Village and community halls are great barn dance venues as they are usually a good size for dancing. Additionally, they have all of the facilities you need in one space.
- Village and community halls
- Wedding Venues and Hotels
- Food and drink at venues
- Power Supplies
- Scallywag Terms and Conditions (Extract)
Choose your barn dance venue wisely
Village and Community Halls
Local halls are great venues as they are usually a good size for dancing and have all of the facilities you need in one space.
Some have particular rules about types of entertainment, volume, food, drink, rubbish disposal, etc. so it is best to check out their terms and conditions. Also, find out about finishing and locking up times as I have seen over-zealous caretakers and wardens put an unpleasant end on a good evening?
Wedding venues and hotels
Usually food and drink is all part of the package and provided by the venue. However, space is usually an issue. Check out this Blog post for more information on Space at barn dance venues.
Food and drink at venues
This is usually pre-determined at hotels but, if you are organising your own venue for your reception such as a village hall, you need to check your user agreement.
Please check that you can do what you plan to do under the venue’s Term and Conditions, e.g. Wells Town Hall has its own bar and you are tied to using the pub next door for your food. Both are great but you can’t do your own thing.
If you haven’t decided how you are going to do your food yet have a look at our food section on the right.
Remember, the more food you organise, the longer it will take to eat and the longer it will take to clear away.
The main things to watch out for with marquees are space, flooring and power.
You may be able to see a marquee in action or from a brochure. Either way, try to work out the how the band are going to access their playing area. I.e. do the side flaps lift up. Or are they going to have to carry PA through a packed eating area
Also, will the band have to wait until some of the chairs and tables have been moved before they can unload and set up. You need to be aware that it will take an hour at most for the band to unload and set up however quickly the chairs are cleared.
When the staff clear the tables will they leave enough room for the dance floor AND the band. Many catering staff cannot envisage how much space is needed for each. They often clear a space sufficient to dance in but give no thought as to where a band with amplification will stand. Have ever seen a band squeezed into a pub venue. That will give you some idea of the minimum space we will need.
Make sure Hessian matting and carpets are properly fixed down and large enough. If they are not properly fixed down they will start to move around causing waves to appear. Another trip hazard, is the edge of the matting. If you have a small carpeted area, the dance will spill out over the edge and people will trip. Usually when they are coming on to the dance floor.
Please make sure the band have some. We have had to unplug some of the lighting in order to play in the past. You ask the venue “Has the marquee got power?” and they say “yes”, will it be reserved for the band or pinched by the caterers?
Barns are fine as long as the pigs moved out a while ago.
The main problem we have had with barns is dust. If the floor is untreated you may find yourself in a fog of concrete dust. Not very pleasant on a number of levels. The same problems occurs if the barn has previously been used for storing dry materials such as hay.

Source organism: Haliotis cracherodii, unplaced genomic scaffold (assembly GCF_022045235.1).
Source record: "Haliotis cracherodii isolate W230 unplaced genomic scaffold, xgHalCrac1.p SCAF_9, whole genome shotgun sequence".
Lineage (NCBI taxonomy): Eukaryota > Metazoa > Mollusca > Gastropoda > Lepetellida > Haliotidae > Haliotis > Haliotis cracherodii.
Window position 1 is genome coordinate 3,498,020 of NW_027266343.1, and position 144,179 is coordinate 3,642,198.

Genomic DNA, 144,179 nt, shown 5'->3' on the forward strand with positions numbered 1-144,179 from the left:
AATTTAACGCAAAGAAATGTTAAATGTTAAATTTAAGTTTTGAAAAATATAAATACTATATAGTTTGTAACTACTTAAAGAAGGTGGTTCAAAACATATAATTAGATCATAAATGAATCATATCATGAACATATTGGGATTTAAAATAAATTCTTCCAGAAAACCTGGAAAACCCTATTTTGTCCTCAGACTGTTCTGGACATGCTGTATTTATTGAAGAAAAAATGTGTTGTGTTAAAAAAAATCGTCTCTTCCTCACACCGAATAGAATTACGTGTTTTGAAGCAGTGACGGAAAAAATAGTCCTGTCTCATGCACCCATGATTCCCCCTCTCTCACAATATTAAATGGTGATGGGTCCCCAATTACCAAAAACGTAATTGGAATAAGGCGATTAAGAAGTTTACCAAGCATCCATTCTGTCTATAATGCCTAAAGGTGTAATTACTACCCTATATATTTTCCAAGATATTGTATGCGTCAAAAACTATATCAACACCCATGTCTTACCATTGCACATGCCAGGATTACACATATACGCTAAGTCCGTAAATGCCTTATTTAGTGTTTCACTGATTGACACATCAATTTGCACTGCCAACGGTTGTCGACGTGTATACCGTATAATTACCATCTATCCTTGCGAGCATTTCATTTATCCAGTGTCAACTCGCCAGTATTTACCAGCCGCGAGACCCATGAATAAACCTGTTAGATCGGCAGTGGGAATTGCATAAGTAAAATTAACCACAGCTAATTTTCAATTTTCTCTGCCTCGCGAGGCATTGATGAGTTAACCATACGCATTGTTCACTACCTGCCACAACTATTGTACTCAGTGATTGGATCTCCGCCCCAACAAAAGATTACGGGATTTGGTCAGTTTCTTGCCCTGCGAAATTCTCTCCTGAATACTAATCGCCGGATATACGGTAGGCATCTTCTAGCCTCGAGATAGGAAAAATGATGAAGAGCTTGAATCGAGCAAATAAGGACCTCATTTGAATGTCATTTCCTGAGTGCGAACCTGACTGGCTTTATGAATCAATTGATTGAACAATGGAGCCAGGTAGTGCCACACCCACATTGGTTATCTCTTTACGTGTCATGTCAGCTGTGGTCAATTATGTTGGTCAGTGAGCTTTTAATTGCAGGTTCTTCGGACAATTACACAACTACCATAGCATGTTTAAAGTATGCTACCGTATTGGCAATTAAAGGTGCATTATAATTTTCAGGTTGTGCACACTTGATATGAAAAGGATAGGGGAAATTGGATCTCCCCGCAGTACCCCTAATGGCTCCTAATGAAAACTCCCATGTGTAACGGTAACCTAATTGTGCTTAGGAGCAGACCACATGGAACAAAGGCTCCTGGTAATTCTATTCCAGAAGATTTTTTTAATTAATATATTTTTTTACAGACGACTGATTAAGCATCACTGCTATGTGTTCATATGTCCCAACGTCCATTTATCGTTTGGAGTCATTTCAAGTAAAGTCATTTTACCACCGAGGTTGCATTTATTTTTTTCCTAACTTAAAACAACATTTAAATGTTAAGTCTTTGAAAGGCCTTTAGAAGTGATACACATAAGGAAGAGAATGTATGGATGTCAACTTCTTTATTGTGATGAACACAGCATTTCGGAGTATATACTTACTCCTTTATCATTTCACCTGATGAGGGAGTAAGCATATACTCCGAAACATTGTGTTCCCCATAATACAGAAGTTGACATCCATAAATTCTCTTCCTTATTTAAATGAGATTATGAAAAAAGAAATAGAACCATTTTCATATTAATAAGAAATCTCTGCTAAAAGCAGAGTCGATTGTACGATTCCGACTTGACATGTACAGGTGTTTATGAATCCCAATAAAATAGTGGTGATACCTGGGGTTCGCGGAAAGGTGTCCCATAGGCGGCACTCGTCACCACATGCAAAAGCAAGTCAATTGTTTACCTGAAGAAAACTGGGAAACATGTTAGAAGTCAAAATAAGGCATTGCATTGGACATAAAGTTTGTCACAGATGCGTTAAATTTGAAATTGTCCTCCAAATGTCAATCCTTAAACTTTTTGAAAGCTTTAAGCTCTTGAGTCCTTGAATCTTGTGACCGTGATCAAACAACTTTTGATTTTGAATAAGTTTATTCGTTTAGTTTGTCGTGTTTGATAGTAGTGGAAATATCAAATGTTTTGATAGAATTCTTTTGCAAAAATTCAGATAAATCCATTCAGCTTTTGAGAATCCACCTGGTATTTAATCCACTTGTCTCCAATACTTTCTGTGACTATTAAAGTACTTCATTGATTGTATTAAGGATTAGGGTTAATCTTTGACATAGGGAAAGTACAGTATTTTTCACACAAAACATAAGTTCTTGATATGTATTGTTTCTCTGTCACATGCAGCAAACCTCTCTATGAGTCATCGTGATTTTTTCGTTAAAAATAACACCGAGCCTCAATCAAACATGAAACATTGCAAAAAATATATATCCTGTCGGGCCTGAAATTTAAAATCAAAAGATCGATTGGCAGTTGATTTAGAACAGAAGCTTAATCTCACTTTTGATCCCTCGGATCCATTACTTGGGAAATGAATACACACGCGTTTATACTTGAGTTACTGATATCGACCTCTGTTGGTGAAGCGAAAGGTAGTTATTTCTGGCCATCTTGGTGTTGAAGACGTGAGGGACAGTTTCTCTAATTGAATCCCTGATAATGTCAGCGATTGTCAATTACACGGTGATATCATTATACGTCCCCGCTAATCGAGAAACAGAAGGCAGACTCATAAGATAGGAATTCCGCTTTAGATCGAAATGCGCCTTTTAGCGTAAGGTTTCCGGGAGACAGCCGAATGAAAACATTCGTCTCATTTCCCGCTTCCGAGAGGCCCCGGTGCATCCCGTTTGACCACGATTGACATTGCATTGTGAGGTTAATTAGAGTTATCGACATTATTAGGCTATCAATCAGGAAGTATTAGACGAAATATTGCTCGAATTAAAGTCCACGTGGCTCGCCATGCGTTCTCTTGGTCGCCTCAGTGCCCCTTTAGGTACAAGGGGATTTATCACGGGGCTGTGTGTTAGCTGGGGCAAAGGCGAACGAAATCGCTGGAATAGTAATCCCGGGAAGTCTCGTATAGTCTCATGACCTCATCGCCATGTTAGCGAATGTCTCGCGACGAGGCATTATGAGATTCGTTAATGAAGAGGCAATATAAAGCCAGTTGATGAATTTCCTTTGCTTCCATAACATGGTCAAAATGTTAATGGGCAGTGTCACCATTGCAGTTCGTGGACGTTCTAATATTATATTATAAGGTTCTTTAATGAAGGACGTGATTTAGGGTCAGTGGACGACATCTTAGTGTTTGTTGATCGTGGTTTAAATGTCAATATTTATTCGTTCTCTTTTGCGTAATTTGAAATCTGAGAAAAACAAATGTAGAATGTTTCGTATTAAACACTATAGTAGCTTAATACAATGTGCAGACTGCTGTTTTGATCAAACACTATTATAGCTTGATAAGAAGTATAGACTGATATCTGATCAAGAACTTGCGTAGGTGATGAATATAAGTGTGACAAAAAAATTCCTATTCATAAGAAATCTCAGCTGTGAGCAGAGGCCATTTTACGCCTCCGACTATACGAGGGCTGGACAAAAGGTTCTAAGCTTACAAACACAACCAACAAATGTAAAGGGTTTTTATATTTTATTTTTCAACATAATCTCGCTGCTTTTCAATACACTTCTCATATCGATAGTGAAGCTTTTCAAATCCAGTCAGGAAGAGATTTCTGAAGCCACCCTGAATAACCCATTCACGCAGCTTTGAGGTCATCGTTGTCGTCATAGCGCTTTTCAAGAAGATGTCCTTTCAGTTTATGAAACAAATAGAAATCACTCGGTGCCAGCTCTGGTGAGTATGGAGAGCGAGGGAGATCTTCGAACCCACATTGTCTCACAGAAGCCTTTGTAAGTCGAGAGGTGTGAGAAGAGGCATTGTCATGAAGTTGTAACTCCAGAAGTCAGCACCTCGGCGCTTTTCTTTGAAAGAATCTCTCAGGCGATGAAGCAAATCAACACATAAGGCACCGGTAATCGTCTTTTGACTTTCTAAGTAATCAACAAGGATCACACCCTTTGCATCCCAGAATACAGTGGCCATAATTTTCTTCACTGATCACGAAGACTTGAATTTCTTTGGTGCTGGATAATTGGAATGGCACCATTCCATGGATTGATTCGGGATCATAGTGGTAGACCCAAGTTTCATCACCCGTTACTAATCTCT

Other issues arise from trying to pile the band on top of a rickety and combustible pile of hay bales. Usually against the weather wall of the barn (loose description) with suspect power supply.
Please remember that we are amplified and dry electrics are always a bonus.
We only really need a domestic supply (230/240v) as the amplification does not have a large demand.
Please make sure the supply is sound and dry and it is worth making sure that no-one can unplug it accidentally. We once played in a marquee on a marshy flood plane powered by a series of daisy-chained home extension cables. They stretched back to a house on a hill 1/4 of a mile away. The owner (the bride’s father) turned off the supply at 9:30! He had had enough of the celebrations plunging the entire marquee in to complete darkness.
Scallywag Terms and Conditions (Extract)
Below are the points of our terms and conditions that relate specifically to the venue. It will help you think about some of the issues involved.
SCALLYWAG RESERVES THE RIGHT NOT PLAY IN CONDITIONS THAT MAY BE HAZZARDOUS TO EITHER BAND MEMBERS OR THE PUBLIC. EXAMPLES OF SUCH CONDITIONS MAY BE UNSTABLE STAGING OR SURROUNDING SUPERSTRUCTURE, INADEQUATE AND/OR INAPPROPRIATE POWER SUPPLY, POOR PROTECTION FROM RAIN AND SIMILAR WEATHER CONDITIONS WHILST USING ELECTRICAL EQUIPMENT, AND INHALATION OF CONCRETE DUST FROM UNTREATED BARN FLOORS.
1. VENUE – If the venue is potentially difficult to find please send us a map or clear written instructions. If we cannot find the venue we will not he able to start on time (if we get there at all)!
2. ENTRY TIME – To be ready at the contracted start time the band will require unrestricted access to the venue one hour immediately prior to that time in order to set up and prepare.
3. POWER SUPPLY – The band will provide its own amplification but will require a 230/240 volt (domestic) power supply within 2 metres approx. 6 feet) of the stage area.
6. DELAYS – Once the band has arrived at the venue, it is deemed the responsibility of the hirer to ensure that the band has unrestricted access as detailed above.
8. THE END It normally takes a little over thirty minutes for the band to dismantle it’s equipment at the end of the evening and therefore it is advisable to inform any caretaker or key holder of this fact in advance.